• The premise of minimalism can also be applied to the amount of packaging material used to make the pack, which is also a way to make packs more environmentally friendly. This approach could pay off among eco-friendly consumers, who would appreciate the effort and could reward you by staying loyal to your brand. We know through research, for example, that Millennial consumers are willing to pay a price premium for packs that are eco-friendly.
  • Minimalism can also reduce your manufacturing costs.

Now the next question: What should you do to develop a good “less is more” pack? Are there best practices to follow?

Well, as a market researcher, my response would be: Explore your options broadly. Go bold with your minimalist designs, test them with consumers and eliminate subjectivity from your decisions.

From a more granular, tactical perspective, here are a few points you might consider when you’re considering your next redesign:

  • Use fewer words, or less text. You don’t need to include or list everything on the front of your pack. Claims are important, but complex and long claims often go unnoticed, ignored or aren’t understood. So use your space wisely.
  • Understand the potential advantage of emptiness. You might think that blank or empty space on pack design would be a disadvantage. But is it? When we talk about standing out among a sea of cluttered designs, the blank or empty spaces around your key visual could go a long way in adding to the inherent ability of your pack to stand out on shelf. So, leverage the idea of “emptiness” to your advantage.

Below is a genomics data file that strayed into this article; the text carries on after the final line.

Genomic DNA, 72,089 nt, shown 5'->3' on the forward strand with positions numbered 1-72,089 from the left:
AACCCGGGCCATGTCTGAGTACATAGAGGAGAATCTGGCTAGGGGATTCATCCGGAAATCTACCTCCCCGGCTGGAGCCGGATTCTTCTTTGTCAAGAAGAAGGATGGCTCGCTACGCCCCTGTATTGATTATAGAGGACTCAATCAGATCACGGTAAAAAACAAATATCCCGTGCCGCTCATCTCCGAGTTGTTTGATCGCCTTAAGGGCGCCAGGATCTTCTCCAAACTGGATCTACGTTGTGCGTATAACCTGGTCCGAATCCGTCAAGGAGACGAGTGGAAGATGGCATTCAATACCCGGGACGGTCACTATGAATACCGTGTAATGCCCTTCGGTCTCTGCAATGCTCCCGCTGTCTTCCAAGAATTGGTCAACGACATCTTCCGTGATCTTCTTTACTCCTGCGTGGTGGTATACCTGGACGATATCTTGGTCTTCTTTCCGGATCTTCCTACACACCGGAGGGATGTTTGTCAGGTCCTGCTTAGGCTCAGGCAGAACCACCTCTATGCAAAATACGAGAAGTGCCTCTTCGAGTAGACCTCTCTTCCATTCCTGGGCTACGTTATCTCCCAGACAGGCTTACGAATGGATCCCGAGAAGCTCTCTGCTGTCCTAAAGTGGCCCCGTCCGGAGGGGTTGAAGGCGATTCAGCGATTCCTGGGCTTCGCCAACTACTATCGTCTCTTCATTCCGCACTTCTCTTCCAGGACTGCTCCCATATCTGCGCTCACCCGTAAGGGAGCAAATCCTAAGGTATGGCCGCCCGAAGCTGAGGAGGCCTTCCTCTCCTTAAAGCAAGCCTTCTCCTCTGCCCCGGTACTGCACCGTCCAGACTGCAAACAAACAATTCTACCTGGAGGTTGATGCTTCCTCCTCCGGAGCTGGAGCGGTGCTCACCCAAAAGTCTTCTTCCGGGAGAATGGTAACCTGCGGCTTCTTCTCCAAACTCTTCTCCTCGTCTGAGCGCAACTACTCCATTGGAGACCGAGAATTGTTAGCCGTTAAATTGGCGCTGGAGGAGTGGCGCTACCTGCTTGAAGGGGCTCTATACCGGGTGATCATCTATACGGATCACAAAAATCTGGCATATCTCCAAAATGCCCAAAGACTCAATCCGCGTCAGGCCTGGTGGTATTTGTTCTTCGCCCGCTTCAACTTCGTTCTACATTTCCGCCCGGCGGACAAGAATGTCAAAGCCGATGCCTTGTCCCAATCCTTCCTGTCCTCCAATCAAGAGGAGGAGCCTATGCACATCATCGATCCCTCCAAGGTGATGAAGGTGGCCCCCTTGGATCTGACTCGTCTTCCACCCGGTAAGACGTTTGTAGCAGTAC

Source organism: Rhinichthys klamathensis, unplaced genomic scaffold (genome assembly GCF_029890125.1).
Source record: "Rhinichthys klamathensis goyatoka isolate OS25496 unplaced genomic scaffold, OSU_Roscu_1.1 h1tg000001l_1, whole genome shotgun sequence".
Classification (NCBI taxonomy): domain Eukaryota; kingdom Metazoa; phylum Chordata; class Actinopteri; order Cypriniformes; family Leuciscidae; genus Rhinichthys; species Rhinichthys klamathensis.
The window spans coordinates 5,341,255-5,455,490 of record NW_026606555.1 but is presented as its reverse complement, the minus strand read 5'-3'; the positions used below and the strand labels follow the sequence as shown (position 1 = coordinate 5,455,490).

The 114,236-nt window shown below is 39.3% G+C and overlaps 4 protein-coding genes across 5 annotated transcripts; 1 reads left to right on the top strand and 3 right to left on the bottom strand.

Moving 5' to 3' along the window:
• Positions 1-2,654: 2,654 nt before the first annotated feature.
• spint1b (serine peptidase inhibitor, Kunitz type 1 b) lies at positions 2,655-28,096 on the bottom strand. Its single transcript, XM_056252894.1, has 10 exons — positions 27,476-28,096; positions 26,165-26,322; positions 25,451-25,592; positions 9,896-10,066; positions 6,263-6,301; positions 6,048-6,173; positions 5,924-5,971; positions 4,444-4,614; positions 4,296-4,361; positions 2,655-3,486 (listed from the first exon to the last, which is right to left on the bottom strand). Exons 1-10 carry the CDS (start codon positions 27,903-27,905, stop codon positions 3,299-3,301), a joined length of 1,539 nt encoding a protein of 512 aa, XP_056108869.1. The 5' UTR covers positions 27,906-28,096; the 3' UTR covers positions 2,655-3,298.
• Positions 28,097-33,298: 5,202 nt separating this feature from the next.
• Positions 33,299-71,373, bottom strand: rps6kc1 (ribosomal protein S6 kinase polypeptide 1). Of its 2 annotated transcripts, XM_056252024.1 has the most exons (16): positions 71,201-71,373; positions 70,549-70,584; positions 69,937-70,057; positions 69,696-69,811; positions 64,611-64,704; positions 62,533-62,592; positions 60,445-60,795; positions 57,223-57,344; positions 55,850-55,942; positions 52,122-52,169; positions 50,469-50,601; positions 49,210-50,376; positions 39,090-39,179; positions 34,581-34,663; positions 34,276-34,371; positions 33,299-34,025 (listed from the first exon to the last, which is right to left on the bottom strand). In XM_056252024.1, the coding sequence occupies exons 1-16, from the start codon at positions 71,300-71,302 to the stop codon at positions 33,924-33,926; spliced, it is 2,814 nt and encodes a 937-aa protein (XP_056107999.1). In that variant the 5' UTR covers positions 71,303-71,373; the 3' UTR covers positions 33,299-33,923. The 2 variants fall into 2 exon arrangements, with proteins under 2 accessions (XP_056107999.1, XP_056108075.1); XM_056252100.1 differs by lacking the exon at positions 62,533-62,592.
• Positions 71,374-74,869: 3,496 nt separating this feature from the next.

• Ever noticed how a bright scarf can make an otherwise simple, blank and dull outfit stand out? Consider having one element on your pack that really stands out instead of playing with every single element. This can enhance the overall appeal of your pack while keeping its stand-out potential high.
  • Keep the size of the visual in mind. When it comes to testing pack elements with consumers, the visual on the pack is usually the most engaging element. So how large should that visual be? Should it cover the entire label? 50%? 30%? To find the right answer for your product and category, don’t hesitate to explore multiple options to find the one that works best for you.
  • Colors and contrasts are the most important elements that drive pack designs to stand out on shelf. When you think minimalist, be careful with your choice of color and how much color and contrast you’d like a pack to have, because in many cases, less can sometimes be more.
  • Why not try windows on pack? Transparent packs that can provide a preview of the product to consumers can make communication on the pack simpler.
  • Last but not the least, Go Bold! Don’t be afraid to be different. That’s what your customers want. And the more different you are, the more likely you’ll be to succeed. Don’t constrain your creativity by the obligations set by brand rules. Explore broadly and pick your design by evaluating all possible alternatives (minimalist, non-minimalist/ evolutionary, revolutionary) by involving the market. Subjectivity in pack design can be most dangerous to your brand and can seriously limit the potential you have in the marketplace.
This article originally appeared on LinkedIn.
Tagged:  BRAND MARKETING  |  INNOVATION  |  CONSUMER  |  SHOPPER  |  CPG AND RETAIL